December 9, 2007

Mass Effect: Am I the Player Character?

by Noah Wardrip-Fruin · , 11:05 pm
Mass Effect dialogue choices

Recently I’ve been playing Mass Effect. As I expected, so far the story and characters shine. As for NPC interaction, while underneath it looks to be pretty much the same old dialogue trees, there’s the potential for much better performance with the new system. I mean that in the acting sense, rather than the computational sense.

For those who haven’t been playing (or reading about) Mass Effect, during each exchange with NPCs there is a set of options presented for types of things to say (rather than, in games like Knights of the Old Republic, things we assume the player character will literally say). A selection can be made while the NPC is still talking, and then triggered when appropriate. After the trigger, the player character animates and voice acts through a response that expresses the basic idea of the chosen option, but perhaps performed in a surprising or clever way (or sometimes, an unintended one). Apparently this went through 10-12 iterations before the version we see in the game. The result can feel like a nicely-scripted conversation between two characters, and somewhat less like the navigation of an option tree.

On the other hand, it also makes conversation feel a bit less first person — sometimes more as though we’re influencing Shepard (the player character) than playing as Shepard. It’s made me think of Nick’s “Fretting the Player Character” piece in Second Person, which talks about a variety of ways we might conceive the relationship between the player and player character. Overall, I’m glad to see this alternative approach explored, and interested to hear it may have a future at other EA studios. Though I do agree it’s disappointing that conversations don’t seem to happen “in the field” (and it appears, as I play further, I may find other things disappointing).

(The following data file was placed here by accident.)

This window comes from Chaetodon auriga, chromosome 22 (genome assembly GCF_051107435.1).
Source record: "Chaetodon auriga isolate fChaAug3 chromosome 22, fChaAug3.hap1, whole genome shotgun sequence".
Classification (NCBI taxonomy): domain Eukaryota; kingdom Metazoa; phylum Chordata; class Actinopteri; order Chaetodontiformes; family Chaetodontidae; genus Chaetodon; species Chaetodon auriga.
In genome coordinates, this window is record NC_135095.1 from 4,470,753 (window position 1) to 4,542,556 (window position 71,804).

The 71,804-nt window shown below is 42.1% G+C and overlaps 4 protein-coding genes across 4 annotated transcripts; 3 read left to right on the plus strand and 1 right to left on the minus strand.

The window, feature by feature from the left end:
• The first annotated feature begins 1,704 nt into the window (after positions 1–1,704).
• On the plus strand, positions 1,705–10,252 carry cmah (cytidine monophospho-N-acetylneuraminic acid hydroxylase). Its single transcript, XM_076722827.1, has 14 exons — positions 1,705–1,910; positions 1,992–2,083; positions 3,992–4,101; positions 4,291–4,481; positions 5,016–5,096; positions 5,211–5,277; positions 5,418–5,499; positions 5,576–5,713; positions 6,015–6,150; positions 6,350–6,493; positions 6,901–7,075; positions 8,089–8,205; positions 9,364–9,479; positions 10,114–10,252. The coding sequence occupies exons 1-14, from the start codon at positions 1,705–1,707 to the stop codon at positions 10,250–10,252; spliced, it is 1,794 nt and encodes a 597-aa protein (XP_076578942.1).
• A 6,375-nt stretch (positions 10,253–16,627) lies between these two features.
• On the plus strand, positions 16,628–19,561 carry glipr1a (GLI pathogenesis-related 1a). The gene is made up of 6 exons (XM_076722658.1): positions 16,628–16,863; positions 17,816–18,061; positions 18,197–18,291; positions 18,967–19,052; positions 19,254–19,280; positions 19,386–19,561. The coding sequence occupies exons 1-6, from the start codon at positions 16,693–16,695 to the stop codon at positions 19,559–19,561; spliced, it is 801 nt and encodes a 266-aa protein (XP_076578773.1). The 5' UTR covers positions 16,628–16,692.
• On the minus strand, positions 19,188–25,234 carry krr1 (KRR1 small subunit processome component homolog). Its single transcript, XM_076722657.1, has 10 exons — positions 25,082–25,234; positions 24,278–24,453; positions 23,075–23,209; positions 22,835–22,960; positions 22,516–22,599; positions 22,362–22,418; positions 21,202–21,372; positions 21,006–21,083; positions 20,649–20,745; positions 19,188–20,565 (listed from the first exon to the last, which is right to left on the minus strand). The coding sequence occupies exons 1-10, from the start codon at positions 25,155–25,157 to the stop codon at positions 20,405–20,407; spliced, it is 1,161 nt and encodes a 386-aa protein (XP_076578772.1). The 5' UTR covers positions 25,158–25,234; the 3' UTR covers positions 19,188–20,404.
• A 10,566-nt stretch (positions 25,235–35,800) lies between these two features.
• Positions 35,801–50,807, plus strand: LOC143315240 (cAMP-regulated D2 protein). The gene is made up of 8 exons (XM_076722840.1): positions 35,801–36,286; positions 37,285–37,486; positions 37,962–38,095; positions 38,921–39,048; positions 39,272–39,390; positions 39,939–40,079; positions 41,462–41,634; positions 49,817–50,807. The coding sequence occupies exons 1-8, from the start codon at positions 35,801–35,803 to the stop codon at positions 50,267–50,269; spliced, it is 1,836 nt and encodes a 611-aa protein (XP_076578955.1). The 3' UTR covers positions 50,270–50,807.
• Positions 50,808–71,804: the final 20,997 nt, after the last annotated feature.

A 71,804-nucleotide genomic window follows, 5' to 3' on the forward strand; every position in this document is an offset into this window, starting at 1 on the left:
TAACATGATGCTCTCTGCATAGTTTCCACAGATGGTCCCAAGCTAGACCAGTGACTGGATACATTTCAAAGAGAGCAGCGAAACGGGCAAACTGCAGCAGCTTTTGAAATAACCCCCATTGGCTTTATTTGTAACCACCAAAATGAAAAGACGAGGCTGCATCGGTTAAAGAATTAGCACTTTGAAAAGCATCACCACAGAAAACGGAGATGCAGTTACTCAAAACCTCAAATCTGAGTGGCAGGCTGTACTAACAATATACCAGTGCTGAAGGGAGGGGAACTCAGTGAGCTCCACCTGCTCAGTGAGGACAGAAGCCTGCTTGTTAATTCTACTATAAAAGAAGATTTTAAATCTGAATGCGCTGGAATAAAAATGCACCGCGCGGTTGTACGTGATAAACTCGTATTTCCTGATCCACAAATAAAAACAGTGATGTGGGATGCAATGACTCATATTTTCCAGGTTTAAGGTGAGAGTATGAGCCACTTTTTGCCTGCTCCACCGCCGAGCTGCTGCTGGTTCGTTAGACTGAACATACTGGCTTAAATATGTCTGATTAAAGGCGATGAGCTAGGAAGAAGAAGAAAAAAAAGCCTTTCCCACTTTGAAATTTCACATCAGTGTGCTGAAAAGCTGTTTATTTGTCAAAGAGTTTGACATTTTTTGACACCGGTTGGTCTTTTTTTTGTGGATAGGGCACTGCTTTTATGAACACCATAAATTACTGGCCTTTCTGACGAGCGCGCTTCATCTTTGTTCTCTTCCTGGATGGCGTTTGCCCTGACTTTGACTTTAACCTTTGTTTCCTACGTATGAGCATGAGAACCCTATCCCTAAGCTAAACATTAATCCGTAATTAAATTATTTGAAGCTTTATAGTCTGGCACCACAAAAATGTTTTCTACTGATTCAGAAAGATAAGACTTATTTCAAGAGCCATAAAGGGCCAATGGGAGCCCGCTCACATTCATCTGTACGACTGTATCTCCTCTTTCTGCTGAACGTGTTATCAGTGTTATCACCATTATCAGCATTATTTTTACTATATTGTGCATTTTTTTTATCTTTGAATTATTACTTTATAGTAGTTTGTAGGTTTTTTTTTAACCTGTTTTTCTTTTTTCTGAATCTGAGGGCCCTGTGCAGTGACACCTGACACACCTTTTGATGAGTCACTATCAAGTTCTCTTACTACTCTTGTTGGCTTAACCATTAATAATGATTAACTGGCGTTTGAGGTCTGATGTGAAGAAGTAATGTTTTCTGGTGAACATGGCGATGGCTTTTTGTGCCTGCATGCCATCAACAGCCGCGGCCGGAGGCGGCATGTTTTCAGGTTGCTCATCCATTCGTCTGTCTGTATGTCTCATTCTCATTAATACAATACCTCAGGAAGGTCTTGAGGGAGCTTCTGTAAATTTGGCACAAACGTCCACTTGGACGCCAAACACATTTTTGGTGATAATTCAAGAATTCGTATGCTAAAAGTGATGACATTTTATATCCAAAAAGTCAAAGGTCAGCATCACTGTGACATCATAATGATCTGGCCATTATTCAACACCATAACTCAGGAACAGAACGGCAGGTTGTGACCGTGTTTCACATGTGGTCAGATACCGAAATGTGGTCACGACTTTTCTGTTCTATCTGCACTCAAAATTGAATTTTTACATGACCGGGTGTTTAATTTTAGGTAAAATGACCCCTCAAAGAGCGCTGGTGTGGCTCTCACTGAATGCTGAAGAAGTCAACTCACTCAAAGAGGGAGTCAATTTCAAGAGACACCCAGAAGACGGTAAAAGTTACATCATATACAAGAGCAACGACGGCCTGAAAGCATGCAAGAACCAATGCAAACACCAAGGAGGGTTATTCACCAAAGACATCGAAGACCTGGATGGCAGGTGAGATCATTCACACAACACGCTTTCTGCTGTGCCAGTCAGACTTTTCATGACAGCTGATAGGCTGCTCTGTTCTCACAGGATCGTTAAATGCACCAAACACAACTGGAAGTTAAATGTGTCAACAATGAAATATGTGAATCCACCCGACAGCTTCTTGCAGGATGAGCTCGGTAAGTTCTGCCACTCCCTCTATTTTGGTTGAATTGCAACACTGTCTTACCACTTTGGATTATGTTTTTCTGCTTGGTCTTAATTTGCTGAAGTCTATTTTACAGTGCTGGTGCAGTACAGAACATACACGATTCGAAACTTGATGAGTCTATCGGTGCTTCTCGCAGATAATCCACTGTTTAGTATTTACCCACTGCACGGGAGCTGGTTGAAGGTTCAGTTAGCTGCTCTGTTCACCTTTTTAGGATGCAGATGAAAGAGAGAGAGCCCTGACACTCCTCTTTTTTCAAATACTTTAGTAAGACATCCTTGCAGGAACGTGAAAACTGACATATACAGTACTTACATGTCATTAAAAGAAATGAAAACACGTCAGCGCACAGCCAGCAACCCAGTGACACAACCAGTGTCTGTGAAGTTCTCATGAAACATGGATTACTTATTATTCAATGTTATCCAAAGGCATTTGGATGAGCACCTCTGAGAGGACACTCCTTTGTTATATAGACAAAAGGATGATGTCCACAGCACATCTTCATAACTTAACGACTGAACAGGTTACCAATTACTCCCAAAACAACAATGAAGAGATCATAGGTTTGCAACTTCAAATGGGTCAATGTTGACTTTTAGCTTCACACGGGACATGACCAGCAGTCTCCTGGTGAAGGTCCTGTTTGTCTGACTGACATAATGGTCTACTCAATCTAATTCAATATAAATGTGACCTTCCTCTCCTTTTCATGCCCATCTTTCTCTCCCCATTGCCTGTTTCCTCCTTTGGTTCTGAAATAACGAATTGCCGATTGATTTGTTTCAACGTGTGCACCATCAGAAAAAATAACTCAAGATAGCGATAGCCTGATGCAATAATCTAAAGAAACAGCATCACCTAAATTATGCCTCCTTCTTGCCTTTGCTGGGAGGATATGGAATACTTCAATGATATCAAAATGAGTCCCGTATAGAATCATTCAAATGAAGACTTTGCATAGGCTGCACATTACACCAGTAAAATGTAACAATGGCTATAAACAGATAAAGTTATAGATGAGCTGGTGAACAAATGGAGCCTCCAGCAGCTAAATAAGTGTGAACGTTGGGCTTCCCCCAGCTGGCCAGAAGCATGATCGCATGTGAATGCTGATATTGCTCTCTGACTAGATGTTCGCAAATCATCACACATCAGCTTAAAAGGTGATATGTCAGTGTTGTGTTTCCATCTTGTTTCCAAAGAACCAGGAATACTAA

That said, so far the changes in the combat system feel like a mistake. Unlike KotOR, combat in Mass Effect is real-time and (when zoomed in to target) sometimes first person. As opposed to the changes in the dialogue system, there’s no experiment going on here. And it just doesn’t do combat as well as a combat-centric game. Neither the enemy NPCs nor my squadmates seem to perform well at pathfinding, the enemies do repetitive shooting-gallery types of moves, I have a hard time telling what kinds of visual gaps in the environment I can actually shoot through, sometimes on uneven terrain my vehicle seems to block its own fire (and I can’t predict when this is going to happen), etc. During most combat sequences I feel like a game with good, innovative elements — that I really want to get back to — is being interrupted by a game that’s okay, but not nearly as good as that other one.

I can see the motivation. The turn-based combat of KotOR would feel pretty dated in Mass Effect, and yet they wanted to innovate elsewhere, so couldn’t exactly put the effort into combat of something like Halo 3. Plus, it does make the combat feel more under my control — like I’m playing as Shepard, rather than just making high-level choices that the character will enact.

In other words, the dialogue and combat systems have moved in opposite directions, in terms of the relationship between player and character. In fact, relative KotOR, they’ve switched. It’s almost like they were trying to set up some perfect comparison for game scholars…